Alistair McIntosh's unexpected collaboration with Paul Henry took McIntosh's identity as a veteran political campaigner and Christian activist, and cast it into a multi-media performance that rolled from lecture through story-telling to a butoh inspired choreography. McIntosh himself – elderly, bearded, with the occasional presence of an Old Testament patriarch – provided the text and the recitation, with Henry's throbbing drones and chimes complementing his meditations on ecology, advertising and spiritual renewal.
Somewhere between nature mysticism and a politically aware church, McIntosh reaches back to Celtic traditions, where the boundaries between paganism and Christianity are worn and insecure. Brigdit, a saint who was once a Celtic goddess, embodied a feminine divine, a spirit who enters the physical world to bring salvation. Beginning with a formal lecture on the state of affairs in the urban world, via a meditation on the cult if death within advertising, McIntosh settles on telling an autobiographical episode, of his own pilgrimage across Harris, before entering an ecstatic state of revelation.
Unmentioned yet present, the history of Scottish Christianity is a heavy burden. The beautiful psalms of the Free Church, re-imagined by Henry, march alongside a legacy of patriarchal dominance. This dominance is reflected in the final movement, as the celestial female presence is reduced to the prophet's handmaiden. And in the words, the words themselves, that have always been the tool of the church, that are a remove from the twisting bodies of the two dancers, that scatter ideas towards the audience, in the words are the disconnection from the embodied, from the spiritual as directly experienced, the mediating force of language...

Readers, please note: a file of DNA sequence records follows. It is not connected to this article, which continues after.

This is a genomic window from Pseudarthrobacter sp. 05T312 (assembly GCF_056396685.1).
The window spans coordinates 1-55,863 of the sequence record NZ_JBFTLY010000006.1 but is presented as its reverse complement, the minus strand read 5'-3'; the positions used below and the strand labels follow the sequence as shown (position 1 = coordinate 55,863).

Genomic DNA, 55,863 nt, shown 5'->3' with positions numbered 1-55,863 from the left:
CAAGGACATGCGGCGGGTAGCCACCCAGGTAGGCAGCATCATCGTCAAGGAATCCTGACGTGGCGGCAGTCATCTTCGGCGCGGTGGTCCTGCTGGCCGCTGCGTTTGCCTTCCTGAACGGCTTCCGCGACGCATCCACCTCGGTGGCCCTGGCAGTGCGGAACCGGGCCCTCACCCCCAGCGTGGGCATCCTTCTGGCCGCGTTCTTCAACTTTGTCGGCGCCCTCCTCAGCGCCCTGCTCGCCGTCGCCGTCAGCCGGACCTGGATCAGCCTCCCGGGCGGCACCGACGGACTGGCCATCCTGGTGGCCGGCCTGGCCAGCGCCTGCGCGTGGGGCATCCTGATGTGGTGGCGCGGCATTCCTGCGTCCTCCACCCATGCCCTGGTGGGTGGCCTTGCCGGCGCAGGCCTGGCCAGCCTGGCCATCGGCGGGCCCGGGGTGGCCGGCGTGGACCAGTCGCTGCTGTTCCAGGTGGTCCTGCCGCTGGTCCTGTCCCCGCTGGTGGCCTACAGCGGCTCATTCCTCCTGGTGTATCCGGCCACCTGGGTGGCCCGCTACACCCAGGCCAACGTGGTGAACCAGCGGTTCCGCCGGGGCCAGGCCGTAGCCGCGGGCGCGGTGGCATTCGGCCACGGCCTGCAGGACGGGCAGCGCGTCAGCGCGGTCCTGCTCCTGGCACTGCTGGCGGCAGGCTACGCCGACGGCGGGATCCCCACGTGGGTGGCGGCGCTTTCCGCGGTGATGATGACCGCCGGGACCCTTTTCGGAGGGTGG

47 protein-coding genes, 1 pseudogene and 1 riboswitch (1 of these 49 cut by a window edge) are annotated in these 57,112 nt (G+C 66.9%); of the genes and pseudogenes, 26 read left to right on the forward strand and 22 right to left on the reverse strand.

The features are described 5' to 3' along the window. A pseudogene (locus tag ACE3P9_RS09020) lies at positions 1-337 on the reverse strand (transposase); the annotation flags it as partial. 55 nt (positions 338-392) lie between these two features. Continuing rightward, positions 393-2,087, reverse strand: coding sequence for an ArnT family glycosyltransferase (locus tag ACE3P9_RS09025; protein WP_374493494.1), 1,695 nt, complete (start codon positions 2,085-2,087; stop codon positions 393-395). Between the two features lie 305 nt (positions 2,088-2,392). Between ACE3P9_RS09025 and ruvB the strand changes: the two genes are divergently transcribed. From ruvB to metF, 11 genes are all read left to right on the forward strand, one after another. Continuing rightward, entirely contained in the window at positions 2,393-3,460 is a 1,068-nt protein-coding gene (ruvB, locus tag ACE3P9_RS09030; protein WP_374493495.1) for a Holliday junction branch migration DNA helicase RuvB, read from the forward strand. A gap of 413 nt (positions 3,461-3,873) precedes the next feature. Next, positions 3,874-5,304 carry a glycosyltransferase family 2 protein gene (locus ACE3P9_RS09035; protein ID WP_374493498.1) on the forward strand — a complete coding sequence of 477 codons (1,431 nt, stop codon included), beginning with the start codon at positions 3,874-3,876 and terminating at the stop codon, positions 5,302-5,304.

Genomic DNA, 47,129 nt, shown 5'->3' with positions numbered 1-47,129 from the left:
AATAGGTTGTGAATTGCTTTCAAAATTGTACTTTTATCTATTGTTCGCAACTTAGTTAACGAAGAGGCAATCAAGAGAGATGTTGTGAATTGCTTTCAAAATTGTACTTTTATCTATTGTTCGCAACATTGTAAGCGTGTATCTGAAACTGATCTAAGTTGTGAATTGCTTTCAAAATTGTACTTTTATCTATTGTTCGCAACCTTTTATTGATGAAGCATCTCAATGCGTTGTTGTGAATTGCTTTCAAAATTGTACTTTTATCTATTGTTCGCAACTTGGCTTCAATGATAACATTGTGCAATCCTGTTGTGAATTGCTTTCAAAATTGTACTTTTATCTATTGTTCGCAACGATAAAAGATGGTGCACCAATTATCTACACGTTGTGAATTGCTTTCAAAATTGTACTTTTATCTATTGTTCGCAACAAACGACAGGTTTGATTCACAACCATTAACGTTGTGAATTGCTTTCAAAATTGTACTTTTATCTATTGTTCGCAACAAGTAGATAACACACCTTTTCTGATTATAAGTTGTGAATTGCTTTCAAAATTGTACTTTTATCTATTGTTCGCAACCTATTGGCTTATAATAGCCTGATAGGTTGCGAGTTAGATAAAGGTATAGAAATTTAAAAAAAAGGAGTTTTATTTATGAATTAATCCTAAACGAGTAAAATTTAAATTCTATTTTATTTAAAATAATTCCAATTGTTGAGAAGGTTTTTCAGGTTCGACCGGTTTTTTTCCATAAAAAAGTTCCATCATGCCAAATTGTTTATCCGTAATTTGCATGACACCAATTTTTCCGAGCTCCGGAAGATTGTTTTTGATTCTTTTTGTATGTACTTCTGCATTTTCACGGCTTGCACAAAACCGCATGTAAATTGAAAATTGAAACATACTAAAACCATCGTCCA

The surreal images of cigarette advertising, says McIntosh, hide a preoccupation with death: a subconscious desire for death, tucked away in fanciful images of pyramids and carrion-carrying ants. Is McIntosh finding Freud's controversial hypothesis that the mind has a compulsion to both life and death? Is advertising, the controlling mechanism of consumerism, the hidden ruler of this world, embracing death so as to cast humanity into the arms of destruction? The desire to consume too much... the violence in the Middle East... the unknown heat of our Globally Warming July... massacres on the tip of Africa... a slash along the seam of a silk sheet... an evocation of a popular film... McIntosh offers an alternative, his retreat back to the islands of his youth, the slow trek across the landscape and only the ruins of past homes on his lonely, unmade, track.
Yet his archetype is the preacher, and can the preacher be redeemed? Has the history of the church, now entwined with western moralities, now entrenched in an establishment of capital, prevented it from attaining the ecstasy of an ecological consciousness?
The touches of butoh are ornaments on the solid cathedral of ideas. The treated sounds are echoes of lustily sung hymns. Can an authentic sense of soul, all the ontologies of theology (that is to say, the idea of a personal God, the community of believers and the status of the Word) be transformed into a foundation, a corner-stone of a new consciousness that recognises ecology, environmental politics, as the alternative to capitalism?
They present a moment of ecstasy, a communion with God, and The Tibetan Book of the Dead is read, warning against fear. Something... the greediness... Boris Johnston's avowal of envy's worth, the inversion of all values and all matter reduced to commodity... do not be afraid. This breaks, this breaks, McIntosh performs the moment he once had, alone and in the hills... a theatrical shamanism. It is a memory of that moment. It is not the moment in itself. It is faked and recreated. The angel reads from a photocopied sheet of paper.